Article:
Old Town: Sam seems to have done a good job on Jorah’s greyscale. Archmaester Slughorn inspects the man’s torso and declares him cured. He then says to Sam that it looks like somebody defied orders and treated him. Sam sheepishly admits he did it, and prepares for punishment. But Archmaester Slughorn praises his meticulous work, and says many Maesters would not have done as good a job. Sam now prepares for a reward, but Slughorn assigns him a punishment task: making copies of a big pile of old scrolls. Sam sighs.

I have a feeling that this is a kind of reward in disguise. These could be important scrolls containing plenty of learning that will increase Sam’s knowledge rapidly – and in the copying job he’ll naturally have to read them carefully. Sam’s career seems to be on the up. He’ll need to learn fast to be of any use in the remainder of the series. And Jorah is now free to return to Daenerys. That should be fun. Especially if Daario isn’t around.

Winterfell: Sansa stalks the battlements and balconies of Winterfell, issuing orders to stockpile grain for the winter ahead. She seems to be making competent decisions and executing her authority well in Jon’s absence. But she still has to deal with Petyr Baelish hanging around like a bad smell. He offers advice, telling her to always be prepared for every eventuality, so that she can never be taken by surprise. Good advice from the person who excels at weaseling his way into people’s confidence and then surprising them at the last opportune moment.

There’s a commotion at the gate and Sansa rushes over to see what it is. It’s either Bran or Arya arriving, surely! It turns out to be Bran. He and Sansa look at each other for a second, before she runs over to hug him. A bit later they are sitting alone by a weirwood tree out in the forest, catching up. Sansa says he’s the rightful Lord of Winterfell now. Bran says he’s not a lord of anything, he’s the Three-Eyed Raven. He says the Three-Eyed Raven told him a bunch of stuff, which confuses Sansa because Bran has used the same title to refer to himself and the former Raven. He says he’s changed, and he can see things, and he’s disturbed by them. For example, what happened to Sansa on the night of her wedding to Ramsay Bolton… Sansa looks at him in disgust and stalks off, clearly displeased to have such an awful subject be brought up by her younger brother. And fair enough. Bran is left sitting by the tree to contemplate.

Finally. The Starks are getting back together. Arya can’t be too far away from Winterfell by now either. All three surviving children together again will be very satisfying. Let’s hope nothing interferes with it. But what is Bran’s role now? Can he offer insights to Sansa that help her deal with the Winter? Hopefully.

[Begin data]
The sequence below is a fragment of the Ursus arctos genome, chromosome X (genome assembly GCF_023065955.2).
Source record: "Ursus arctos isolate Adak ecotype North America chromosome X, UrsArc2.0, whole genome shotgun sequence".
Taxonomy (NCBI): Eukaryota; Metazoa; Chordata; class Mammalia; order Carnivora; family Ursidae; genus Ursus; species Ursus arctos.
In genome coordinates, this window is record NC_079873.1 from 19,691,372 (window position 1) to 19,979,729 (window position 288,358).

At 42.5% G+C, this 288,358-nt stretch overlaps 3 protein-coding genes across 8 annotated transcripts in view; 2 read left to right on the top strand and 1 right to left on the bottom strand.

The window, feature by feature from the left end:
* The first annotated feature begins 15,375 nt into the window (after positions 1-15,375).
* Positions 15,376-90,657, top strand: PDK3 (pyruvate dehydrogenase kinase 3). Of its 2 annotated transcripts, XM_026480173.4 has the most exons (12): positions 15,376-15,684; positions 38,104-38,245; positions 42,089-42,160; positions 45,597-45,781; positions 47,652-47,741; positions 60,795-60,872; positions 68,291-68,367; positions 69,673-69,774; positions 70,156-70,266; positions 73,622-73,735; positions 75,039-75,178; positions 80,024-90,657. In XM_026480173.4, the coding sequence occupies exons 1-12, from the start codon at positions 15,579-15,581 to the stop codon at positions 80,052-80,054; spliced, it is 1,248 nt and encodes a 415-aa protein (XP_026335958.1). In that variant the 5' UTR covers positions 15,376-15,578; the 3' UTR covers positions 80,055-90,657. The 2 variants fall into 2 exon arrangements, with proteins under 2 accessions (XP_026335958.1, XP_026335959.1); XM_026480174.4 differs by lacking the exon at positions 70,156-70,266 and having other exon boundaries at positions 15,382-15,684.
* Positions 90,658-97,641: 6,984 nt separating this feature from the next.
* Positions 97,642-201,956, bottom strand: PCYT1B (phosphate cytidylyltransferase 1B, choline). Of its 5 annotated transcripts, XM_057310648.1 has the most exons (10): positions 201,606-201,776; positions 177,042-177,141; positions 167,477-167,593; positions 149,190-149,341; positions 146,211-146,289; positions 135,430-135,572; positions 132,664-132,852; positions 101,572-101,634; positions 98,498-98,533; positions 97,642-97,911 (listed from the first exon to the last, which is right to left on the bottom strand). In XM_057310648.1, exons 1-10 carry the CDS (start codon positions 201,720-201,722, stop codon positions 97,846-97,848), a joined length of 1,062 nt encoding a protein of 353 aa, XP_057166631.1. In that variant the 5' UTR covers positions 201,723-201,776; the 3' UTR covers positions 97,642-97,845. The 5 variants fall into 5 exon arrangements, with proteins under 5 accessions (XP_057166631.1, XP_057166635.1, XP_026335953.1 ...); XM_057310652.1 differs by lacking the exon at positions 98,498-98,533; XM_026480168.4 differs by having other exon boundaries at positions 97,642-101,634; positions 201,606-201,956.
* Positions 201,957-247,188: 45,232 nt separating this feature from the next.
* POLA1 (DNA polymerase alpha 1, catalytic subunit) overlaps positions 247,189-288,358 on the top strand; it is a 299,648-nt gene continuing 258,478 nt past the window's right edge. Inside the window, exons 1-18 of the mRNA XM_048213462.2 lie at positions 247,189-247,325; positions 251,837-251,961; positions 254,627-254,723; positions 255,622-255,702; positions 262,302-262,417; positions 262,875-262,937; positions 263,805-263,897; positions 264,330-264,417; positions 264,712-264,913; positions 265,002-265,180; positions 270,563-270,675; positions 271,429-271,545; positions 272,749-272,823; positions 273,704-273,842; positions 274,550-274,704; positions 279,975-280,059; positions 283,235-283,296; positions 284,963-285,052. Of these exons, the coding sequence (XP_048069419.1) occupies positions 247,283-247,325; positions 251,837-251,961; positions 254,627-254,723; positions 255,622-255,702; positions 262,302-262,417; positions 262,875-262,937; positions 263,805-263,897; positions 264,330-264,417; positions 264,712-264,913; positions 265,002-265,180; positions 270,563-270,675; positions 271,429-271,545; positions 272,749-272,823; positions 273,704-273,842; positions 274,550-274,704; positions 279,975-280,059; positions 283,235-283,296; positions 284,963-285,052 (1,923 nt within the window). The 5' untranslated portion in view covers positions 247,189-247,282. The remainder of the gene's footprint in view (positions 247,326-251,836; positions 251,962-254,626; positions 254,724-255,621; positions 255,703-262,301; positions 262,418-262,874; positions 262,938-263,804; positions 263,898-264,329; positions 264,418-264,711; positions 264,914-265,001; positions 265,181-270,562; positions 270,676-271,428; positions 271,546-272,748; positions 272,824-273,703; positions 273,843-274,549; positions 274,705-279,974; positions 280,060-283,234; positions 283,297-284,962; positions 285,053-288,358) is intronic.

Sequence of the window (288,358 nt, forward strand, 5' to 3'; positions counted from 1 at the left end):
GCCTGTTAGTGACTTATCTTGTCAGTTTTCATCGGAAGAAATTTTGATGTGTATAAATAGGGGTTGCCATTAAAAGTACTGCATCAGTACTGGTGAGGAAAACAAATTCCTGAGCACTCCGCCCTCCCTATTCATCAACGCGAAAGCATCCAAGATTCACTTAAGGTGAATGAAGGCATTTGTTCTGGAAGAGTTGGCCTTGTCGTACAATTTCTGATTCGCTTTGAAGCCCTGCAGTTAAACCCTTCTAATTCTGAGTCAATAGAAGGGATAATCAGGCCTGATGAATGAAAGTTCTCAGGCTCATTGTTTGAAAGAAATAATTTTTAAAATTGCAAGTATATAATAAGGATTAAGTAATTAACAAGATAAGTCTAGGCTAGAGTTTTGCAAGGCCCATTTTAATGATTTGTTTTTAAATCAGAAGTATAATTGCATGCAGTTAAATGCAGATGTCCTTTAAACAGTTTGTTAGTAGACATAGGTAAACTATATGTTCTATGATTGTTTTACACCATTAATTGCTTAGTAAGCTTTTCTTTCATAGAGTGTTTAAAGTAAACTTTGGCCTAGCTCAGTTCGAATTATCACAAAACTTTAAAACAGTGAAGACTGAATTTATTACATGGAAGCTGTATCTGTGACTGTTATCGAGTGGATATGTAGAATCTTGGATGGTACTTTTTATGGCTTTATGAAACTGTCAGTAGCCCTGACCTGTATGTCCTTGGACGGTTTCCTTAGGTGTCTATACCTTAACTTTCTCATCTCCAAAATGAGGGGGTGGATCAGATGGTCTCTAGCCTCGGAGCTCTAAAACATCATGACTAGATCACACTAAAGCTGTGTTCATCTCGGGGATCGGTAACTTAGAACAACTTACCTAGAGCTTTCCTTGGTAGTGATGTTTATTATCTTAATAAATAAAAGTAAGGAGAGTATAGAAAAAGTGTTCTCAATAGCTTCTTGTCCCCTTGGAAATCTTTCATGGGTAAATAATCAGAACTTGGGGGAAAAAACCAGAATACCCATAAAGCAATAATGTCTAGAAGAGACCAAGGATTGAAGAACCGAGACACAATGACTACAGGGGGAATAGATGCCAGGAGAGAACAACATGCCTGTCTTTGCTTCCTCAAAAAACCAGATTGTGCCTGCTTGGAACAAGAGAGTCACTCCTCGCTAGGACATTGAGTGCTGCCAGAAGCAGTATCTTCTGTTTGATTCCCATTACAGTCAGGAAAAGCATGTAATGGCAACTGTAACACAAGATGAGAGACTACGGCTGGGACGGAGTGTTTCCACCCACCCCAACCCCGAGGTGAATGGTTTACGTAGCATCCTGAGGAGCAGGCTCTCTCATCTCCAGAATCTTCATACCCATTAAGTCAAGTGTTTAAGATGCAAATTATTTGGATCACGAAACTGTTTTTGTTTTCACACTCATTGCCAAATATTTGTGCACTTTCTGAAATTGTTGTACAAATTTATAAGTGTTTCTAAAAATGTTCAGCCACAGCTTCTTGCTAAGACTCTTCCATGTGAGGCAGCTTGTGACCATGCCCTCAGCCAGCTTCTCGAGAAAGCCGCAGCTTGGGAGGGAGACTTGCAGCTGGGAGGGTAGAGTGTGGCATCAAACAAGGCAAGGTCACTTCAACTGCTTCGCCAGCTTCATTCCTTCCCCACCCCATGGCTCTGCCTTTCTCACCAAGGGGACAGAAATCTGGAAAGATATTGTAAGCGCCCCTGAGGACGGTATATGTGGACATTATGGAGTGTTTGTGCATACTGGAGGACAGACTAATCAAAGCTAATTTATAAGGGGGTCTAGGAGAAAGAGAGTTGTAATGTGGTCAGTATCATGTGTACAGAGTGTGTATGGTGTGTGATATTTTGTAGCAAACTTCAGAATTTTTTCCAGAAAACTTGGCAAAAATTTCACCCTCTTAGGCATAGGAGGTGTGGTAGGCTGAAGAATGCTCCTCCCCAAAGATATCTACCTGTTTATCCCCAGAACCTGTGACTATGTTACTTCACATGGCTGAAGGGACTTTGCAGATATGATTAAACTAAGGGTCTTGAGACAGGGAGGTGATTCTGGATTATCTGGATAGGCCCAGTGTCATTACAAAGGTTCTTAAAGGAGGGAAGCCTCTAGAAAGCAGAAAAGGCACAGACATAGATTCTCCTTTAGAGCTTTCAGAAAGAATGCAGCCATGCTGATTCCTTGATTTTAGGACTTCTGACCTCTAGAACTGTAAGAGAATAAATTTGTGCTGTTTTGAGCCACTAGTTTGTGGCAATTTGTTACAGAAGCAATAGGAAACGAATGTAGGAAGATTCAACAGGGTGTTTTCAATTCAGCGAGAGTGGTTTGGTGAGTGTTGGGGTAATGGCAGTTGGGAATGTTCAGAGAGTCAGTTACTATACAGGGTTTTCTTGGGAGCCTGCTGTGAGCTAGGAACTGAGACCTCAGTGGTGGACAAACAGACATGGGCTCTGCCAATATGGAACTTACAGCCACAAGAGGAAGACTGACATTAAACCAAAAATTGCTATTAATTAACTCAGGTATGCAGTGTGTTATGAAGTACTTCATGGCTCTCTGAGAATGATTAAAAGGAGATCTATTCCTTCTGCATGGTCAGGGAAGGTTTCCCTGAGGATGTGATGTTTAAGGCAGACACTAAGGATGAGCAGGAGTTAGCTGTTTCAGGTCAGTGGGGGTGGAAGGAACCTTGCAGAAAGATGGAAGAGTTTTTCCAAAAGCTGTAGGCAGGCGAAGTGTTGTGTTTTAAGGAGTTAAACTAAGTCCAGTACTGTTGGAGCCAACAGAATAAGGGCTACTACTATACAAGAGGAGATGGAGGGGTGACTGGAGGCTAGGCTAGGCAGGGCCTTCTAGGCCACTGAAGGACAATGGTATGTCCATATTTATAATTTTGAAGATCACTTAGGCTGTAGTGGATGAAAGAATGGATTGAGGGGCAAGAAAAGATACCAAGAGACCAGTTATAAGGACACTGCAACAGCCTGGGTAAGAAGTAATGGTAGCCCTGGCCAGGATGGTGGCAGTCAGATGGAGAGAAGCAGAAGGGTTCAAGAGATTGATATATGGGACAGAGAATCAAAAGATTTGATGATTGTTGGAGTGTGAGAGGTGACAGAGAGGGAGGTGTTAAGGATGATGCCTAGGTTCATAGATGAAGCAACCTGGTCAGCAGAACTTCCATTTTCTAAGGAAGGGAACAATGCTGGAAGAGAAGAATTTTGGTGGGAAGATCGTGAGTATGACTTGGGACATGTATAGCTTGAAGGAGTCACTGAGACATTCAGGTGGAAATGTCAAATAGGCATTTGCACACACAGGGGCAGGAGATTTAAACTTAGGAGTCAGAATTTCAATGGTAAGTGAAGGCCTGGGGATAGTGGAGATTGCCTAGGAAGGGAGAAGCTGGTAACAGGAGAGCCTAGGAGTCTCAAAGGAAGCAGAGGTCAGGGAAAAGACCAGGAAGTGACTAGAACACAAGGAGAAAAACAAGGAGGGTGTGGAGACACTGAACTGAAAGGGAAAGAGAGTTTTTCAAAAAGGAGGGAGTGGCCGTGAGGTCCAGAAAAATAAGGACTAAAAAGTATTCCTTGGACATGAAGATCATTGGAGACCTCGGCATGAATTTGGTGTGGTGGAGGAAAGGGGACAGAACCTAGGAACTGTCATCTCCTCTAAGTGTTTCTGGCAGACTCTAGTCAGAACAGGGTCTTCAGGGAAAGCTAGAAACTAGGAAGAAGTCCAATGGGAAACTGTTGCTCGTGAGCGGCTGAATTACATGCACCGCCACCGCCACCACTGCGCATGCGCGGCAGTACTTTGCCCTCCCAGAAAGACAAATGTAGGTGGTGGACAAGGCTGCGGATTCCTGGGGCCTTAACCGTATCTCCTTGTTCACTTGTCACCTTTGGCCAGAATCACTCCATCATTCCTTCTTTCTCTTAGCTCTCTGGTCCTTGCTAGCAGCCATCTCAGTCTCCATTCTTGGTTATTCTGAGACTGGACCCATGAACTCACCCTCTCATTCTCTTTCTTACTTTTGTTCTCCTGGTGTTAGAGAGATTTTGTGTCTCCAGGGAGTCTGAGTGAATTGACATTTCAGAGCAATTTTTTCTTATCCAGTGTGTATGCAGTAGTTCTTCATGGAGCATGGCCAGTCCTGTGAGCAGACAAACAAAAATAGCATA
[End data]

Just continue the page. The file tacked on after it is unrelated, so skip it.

Casterly Rock: This sequence begins back in Dragonstone, with Tyrion and Daenerys discussing their battle plans, following the devastation of losing Yara’s fleet. Daenerys fears what will happen if the Lannister army defends Casterly Rock successfully. Tyrion reassures her by describing the Rock in a voice-over with vision of the Unsullied and Dothraki army approaching the fortress. He begins by saying how well defended it is, and how disciplined and numerous the Lannister forces. He says laying siege and trying to scale the walls will be dangerous and many men will die – and we see images of Lannister archers killing hundreds of Unsullied and Dothraki as they attempt to climb the walls on siege ladders.

But this is just an illustration of Tyrion saying that that is the reason why they should not attack that way. He says that he helped Tywin build Casterly Rock, but that Tywin gave him the dirtiest, lowliest job he could – constructing the sewers. Tyrion says he built magnificent sewers, and included many secrete passages and doors for his own personal use in smuggling consorts in and out. If the Unsullied use the secret door he built, they can emerge from various buildings within the fortress unseen and open the gates from the inside. And with that knowledge, and the fact that the army is fighting for the person who freed them, compared to the Lannisters fighting for someone who is merely paying them, that is the reason her army will be victorious.